NEW YORK — After a bruising fall 2022 that saw several new shows fail and lots of unanswered questions about the fragile fiscal state of New York’s theater biz, Broadway is entering 2023 with atypical caution.
The typically slower winter season is set to be even quieter than normal, with only one Broadway production, Sharr White’s “Pictures From Home,” currently slated to open before the spring breakers appear with their parents’ credit cards in hand.
Serious theatergoers will get Nathan Lane, Zoe Wanamaker and Danny Burstein, no less, in a very promising play based on the evocative 1992 visual memoir of photographer Larry Sultan. Other than that, everyone else on Broadway will just try and make it through the cold. Good luck to all of them.
But come March, those adorable theater kids will arrive with the certainty of cherry blossoms, ready to resuscitate Broadway from its likely winter doldrums.
What will they find?
“Bad Cinderella,” for one.
The addition of that adjective to the title of the Broadway engagement of Andrew Lloyd Webber’s new London production of “Cinderella” likely is intended as a kind of insurance policy for a self-declared “unconventional” fairy tale retelling with detractors on the other side of the pond but a hip sense of its own import. But it could be tough on the family market, which the show might well need. Time will tell on the whole badness thing.
The new Lloyd-Webber musical, which features an original story and book by Emerald Fennell, lyrics by David Zippel and direction from Laurence Connor (who did fine worked rehabilitating the touring version of “Les Miserables” some years ago), opens March 22, just a few days after the much-anticipated revival of “Bob Fosse’s Dancin’.”
This fine tribute to the legend of dancing has been “reimagined” with precision and definition by Wayne Cilento, a trouper who was part of the original Broadway cast in 1978. That production notched 1,744 performances — a huge run for the time — and the new producers will be hoping for a similar engagement.
They have a shot: Fosse the man is much better known now by civilians than was the case in the 1970s. That’s why “Dancin’” has become “Bob Fosse’s Dancin’.” There’s music by Neil Diamond in the show, by the way, which should please fans of “A Beautiful Noise,” the Neil show currently playing on Broadway.
Two more revivals of iconic Stephen Sondheim musicals are slated for 2023. First up is the new production of “Sweeney Todd,” the story of a barber who likes to cut throats, sure, but also a salon filled with some of the Great One’s sweetest melodies, not least of which is “Johanna,” perhaps his most plaintive and haunting melody. Josh Groban will be providing the filler for the meat pies, alongside the ever-versatile Annaleigh Ashford as Mrs. Lovett.
Although popular all over the world, “Sweeney” (written with Hugh Wheeler) has not been on Broadway for more than 40 years. The new production will be staged by “Hamilton” director Thomas Kail and features movement from the always unpredictable Steven Hoggett and music supervision from the inimitable Alex Lacamore, who (in my book) has done more than any other single individual to update Broadway’s sound.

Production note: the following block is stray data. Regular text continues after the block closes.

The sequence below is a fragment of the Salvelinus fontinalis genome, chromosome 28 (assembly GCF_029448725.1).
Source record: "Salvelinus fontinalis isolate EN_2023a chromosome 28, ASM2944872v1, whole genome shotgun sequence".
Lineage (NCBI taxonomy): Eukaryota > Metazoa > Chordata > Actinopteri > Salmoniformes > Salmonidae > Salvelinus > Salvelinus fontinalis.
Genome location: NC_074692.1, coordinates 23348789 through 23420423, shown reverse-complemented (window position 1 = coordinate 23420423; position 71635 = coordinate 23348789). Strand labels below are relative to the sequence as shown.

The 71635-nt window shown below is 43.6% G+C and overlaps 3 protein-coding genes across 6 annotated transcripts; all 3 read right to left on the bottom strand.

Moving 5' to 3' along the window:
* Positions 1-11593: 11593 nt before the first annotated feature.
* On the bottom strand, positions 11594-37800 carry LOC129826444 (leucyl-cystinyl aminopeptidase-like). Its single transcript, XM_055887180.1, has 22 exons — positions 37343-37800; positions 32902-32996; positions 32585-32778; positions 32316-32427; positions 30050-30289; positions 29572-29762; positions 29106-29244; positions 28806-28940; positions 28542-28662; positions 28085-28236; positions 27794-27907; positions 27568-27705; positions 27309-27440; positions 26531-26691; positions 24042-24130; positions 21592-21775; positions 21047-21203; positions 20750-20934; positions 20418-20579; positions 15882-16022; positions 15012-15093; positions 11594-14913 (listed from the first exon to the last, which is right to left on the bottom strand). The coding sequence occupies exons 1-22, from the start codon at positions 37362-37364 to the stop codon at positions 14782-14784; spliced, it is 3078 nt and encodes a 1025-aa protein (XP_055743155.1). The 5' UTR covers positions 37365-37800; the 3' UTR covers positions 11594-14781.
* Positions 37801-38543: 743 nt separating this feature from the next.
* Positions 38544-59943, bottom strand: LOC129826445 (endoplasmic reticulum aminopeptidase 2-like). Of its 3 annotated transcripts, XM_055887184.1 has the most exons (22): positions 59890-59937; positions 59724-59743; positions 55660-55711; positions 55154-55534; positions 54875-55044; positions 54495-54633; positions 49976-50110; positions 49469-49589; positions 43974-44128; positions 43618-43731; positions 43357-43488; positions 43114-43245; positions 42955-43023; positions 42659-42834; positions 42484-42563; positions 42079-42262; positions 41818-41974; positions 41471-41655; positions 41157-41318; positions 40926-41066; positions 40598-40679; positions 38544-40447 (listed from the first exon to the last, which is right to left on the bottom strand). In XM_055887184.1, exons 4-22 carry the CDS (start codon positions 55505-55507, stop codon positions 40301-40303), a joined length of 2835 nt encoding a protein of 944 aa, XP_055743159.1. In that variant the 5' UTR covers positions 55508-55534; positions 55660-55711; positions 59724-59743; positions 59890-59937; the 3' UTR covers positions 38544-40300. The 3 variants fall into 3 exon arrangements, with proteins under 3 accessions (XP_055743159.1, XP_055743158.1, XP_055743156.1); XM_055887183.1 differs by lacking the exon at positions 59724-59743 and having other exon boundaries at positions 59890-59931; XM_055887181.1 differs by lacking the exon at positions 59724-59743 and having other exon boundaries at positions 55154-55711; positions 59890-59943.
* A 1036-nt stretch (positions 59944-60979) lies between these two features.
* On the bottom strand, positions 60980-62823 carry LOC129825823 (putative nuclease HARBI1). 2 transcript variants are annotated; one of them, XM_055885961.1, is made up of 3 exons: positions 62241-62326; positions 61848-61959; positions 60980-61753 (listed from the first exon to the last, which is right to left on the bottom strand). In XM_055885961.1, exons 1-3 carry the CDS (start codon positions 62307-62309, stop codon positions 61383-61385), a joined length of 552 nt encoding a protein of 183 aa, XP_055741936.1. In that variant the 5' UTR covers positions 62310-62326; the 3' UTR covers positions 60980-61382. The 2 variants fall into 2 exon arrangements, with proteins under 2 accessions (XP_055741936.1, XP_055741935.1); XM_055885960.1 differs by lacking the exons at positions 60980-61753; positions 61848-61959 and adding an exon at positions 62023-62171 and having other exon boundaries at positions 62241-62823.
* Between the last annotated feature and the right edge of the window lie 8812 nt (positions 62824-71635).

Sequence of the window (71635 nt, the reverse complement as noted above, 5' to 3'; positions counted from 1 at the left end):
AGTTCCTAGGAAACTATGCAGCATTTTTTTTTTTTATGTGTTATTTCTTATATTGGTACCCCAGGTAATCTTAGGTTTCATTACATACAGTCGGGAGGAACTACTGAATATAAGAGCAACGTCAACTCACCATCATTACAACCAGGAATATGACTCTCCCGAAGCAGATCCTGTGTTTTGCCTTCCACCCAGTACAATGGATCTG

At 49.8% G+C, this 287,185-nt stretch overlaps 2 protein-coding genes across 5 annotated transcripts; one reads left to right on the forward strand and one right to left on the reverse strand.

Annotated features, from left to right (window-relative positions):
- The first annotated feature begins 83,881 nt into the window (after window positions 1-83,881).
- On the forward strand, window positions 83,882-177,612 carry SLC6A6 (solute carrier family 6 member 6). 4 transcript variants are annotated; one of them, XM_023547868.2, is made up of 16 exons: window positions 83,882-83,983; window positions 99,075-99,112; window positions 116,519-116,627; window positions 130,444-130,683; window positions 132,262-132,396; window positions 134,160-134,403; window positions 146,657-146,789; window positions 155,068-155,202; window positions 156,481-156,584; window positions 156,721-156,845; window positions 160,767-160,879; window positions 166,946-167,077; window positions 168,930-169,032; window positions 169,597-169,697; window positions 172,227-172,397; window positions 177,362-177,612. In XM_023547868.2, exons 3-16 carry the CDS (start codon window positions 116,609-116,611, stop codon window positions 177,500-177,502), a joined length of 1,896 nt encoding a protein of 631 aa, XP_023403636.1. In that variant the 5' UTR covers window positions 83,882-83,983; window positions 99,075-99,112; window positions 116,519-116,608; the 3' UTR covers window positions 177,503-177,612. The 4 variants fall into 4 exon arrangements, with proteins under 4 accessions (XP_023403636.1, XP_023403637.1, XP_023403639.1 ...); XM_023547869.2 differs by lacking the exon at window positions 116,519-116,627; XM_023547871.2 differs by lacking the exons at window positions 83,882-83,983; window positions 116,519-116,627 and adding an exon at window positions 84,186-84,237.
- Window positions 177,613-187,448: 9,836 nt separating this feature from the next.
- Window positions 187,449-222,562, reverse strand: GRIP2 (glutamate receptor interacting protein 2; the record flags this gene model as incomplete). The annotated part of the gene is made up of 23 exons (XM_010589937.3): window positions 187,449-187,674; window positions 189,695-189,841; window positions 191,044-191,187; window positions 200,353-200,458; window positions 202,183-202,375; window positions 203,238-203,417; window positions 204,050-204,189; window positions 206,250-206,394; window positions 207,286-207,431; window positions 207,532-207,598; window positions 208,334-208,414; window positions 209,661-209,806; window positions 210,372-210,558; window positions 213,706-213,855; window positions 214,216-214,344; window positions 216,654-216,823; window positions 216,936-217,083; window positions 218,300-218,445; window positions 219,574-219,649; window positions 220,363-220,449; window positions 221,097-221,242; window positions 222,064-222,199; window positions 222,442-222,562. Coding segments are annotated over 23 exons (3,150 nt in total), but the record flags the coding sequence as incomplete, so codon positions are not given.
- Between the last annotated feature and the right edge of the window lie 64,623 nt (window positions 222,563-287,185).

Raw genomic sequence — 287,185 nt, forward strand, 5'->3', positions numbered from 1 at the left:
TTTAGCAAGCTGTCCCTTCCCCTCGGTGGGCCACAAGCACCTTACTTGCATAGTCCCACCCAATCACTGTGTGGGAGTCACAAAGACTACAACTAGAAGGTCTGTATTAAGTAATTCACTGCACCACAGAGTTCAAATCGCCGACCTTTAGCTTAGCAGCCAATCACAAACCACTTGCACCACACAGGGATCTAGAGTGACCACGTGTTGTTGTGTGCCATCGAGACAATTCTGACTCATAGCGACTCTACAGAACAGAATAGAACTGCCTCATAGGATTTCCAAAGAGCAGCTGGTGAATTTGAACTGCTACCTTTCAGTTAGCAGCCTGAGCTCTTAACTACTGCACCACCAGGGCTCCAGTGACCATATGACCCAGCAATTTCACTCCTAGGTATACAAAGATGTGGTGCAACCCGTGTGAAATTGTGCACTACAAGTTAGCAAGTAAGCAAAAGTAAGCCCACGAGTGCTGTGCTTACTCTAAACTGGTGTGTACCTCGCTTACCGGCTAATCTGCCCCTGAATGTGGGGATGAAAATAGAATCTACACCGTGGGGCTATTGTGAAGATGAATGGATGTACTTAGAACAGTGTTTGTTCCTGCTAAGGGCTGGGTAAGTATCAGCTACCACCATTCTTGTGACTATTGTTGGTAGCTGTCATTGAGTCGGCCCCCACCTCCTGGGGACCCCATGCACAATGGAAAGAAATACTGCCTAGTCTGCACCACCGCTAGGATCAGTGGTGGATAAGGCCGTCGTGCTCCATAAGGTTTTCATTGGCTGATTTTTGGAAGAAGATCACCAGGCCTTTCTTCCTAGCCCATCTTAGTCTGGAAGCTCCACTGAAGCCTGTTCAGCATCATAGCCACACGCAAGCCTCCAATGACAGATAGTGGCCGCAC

Come fall, Daniel Radcliffe, Jonathan Groff and the rest of the once-optimistic crew will be on Broadway with “Merrily We Roll Along,” which was simply fabulous this past fall at the New York Theatre Workshop. Can’t wait for it to get there from here, as they sing in the show.
Also in March: “Life of Pi,” a new play by Lolita Chakrabarti, adapted from the novel by Yann Martel. Most people, of course, know the story from the wonderful 2012 movie which won four Academy Awards.
April tends to be Broadway’s busiest month — thanks to the Tony deadline, which gets far too much attention in my view — and the slate that month includes a new, Nashville-flavored musical comedy called “Shucked” (another show with a title tempting critics to pun a little); Bartlett Sher’s Lincoln Center big-budget revival of “Camelot” (ah, Camelot!) starring Andrew Burnap, Jordan Donica and Phillipa Soo; and a brand new musical by the nonagenarian John Kander (still working!) and the late Fred Ebb titled “New York, New York.”
That last show, which looks well suited not just to tourists but to everyone in love with old-school Gotham, was inspired by the 1977 Martin Scorsese film of the same name and is to be directed and choreographed by Susan Stroman. Set just after World War II, the show’s multiple, collagelike storylines will follow an array of New Yorkers. Many of the songs are new (Lin-Manuel Miranda is involved) and some are from one of the best trunks in Broadway history.
What else? Well, there likely will be more shows to be announced in January. Perhaps “The Notebook” will join the likes of “Good Night, Oscar,” a play about Oscar Levant which blew me away when I saw the Chicago premiere some months ago. Everyone in New York will be talking about Sean Hayes’ performance as the pianist, racounteur and free-speaking truth teller with much to teach us all. Trust me on this one: Hayes won’t be there for longfollowing the April opening, so don’t wait around.
Add in “Fat Ham,” a new Shakespearean deconstruction by James Ijames, the winner of the most recent Pulitzer Prize, Jodie Comer (killer in TV’s “Killing Eve”) in the legal drama “Prima Facie,” and, in the sultry days of summer, a jukebox musical dedicated to the song stylings of Britney Spears: “Once Upon a One More Time.”
As the great Tony Kushner once wrote: “The world only spins forward.” I’d suggest stopping it for a while and getting off for a Broadway show or two.
Chris Jones is a Tribune critic.